Finding strength in community
During troubled times, we must embrace each other
This summer, I am lucky enough to have an internship in one of many Michiganders’ favorite spots--Mackinac Island. I’m still not sure how I got so fortunate to wake up every day and look out over the Straits of Mackinac, but here I am.
For the vast majority of people who visit Mackinac Island, it’s a magical place, right up there with Disney World. They look around and see the horse-drawn carriages, the happy tourists and the fudge the island is so well-known for.
While all of those things are wonderful and, yes, a little magical, that’s certainly not the thing I love most about living on Mackinac Island. You see, while the island fills up every day with thousands of tourists coming off the ferries, there are only 500 people that live here all year.
With such a small community in such a unique place, it’s impossible to be strangers. Every day I walk down Main Street and I can say hello to a dozen or so Mackinac Island residents or summer workers who always seem to have the time to ask me how I’m doing.
When you think about it, that small-town feeling is so quintessentially American. It makes me think of the America my parents grew up in, the one where all the children played together in the streets until dark and everyone looked out for each other.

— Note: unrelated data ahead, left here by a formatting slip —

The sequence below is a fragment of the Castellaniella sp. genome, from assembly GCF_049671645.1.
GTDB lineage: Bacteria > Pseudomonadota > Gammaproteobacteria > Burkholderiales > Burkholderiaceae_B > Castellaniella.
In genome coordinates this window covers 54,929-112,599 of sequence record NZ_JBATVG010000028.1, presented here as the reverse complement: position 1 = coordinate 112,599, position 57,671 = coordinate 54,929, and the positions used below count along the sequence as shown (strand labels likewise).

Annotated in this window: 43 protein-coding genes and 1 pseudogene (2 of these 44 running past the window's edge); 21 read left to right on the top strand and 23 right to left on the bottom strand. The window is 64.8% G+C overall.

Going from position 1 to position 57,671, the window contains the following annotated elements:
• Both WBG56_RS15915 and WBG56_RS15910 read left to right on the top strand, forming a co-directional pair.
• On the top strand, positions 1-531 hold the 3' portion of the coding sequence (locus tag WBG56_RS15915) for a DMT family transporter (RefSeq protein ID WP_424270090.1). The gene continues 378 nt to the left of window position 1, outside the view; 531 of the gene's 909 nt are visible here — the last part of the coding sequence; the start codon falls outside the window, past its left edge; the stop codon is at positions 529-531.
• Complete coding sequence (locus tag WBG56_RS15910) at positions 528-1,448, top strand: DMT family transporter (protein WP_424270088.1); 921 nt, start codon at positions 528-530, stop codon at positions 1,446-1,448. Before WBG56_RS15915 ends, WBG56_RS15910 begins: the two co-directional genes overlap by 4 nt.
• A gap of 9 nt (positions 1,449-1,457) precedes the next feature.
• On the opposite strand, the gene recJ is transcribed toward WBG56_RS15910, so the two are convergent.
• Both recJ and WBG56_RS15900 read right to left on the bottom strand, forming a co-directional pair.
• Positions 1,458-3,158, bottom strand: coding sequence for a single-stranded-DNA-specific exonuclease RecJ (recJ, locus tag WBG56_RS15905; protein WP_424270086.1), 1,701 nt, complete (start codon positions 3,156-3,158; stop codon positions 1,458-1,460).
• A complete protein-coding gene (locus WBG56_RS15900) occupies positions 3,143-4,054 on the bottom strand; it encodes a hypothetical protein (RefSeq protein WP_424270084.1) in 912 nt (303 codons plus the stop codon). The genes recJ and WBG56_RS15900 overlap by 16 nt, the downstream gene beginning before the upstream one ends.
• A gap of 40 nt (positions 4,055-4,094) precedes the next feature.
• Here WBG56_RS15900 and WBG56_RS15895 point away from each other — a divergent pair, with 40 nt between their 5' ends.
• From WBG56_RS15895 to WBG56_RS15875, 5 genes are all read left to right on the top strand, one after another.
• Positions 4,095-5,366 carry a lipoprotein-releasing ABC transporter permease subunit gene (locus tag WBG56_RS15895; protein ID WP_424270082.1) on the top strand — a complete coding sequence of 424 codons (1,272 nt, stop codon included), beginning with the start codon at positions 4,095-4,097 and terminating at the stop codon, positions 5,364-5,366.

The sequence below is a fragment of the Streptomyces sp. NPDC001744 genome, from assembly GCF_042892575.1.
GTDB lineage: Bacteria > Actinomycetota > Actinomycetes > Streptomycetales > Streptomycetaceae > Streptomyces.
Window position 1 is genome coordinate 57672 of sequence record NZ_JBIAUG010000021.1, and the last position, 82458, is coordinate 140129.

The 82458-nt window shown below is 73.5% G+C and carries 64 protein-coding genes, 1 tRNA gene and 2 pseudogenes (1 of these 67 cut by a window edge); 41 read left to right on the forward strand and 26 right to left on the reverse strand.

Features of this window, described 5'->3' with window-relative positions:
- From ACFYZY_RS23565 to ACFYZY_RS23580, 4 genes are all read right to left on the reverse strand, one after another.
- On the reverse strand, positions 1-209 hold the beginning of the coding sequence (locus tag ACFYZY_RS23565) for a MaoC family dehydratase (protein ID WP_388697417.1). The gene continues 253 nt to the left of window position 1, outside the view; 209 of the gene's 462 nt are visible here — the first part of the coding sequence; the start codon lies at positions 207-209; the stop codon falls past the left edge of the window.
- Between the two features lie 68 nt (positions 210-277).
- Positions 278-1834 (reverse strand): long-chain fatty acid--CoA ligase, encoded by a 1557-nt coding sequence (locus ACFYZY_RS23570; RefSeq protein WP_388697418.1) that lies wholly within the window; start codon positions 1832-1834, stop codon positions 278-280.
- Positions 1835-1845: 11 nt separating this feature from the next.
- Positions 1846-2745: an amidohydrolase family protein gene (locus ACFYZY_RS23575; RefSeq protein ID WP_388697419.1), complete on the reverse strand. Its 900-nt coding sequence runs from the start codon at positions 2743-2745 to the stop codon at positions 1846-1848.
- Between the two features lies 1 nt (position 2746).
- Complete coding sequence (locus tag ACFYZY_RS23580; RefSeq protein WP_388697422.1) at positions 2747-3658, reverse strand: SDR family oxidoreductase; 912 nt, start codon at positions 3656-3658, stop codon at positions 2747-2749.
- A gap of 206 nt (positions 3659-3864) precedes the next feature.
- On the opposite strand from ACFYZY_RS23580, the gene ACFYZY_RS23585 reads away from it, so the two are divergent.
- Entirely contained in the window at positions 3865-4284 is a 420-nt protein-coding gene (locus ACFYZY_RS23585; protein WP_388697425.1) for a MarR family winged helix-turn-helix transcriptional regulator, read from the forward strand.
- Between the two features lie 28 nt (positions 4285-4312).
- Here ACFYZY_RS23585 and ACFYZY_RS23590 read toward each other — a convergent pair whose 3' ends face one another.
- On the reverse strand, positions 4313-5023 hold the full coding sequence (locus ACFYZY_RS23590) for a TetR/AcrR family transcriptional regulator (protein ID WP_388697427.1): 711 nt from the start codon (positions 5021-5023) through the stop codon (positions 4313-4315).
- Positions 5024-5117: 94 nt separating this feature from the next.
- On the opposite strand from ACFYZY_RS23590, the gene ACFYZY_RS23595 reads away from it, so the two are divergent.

In the wake of such a vitriolic and violent summer this nation has endured, the strength of community I’ve found on Mackinac Island has been a welcome relief.
For the last few months, Americans have been pulled in every which way by the presidential election cycle, by police violence, by international economic turmoil and for many other reasons. But each of those directions have something in common: Americans are being pulled apart from each other. We have forgotten how to stop in the street and ask each other, truly caring about the answer, how one another is doing.
I’m not naïve enough to think that all of the nation’s many problems can be solved if we all just cared about each other a little more. I know there is serious legislative and reparative work to be done.
But here’s the thing: those things will take time. They will be messy and loud and, if done correctly, unsatisfactory to many. That’s what compromise is.
In times of strife and tragedy, which Americans have seen far too much of this summer, my first feeling is always one of helplessness. I want to act, to help, and yet my hands are empty. I have nothing to give.
That’s not necessarily true, though. I do have kindness. I do have compassion. I do have the ability to share the love I have for my community, whether that community may be in Mackinac Island, Allendale, Orlando, Dallas, or father away.
The beloved television personality Fred Rogers once said when calamity strikes to “look for the helpers. You will always find people helping.”
While I may not have been able to donate blood in Orlando or attend a vigil with the people of Dallas or Istanbul or Baghdad, I can create kindness and togetherness in the community I live in.
It’s not much, and it certainly won’t create world peace, but it’s a start.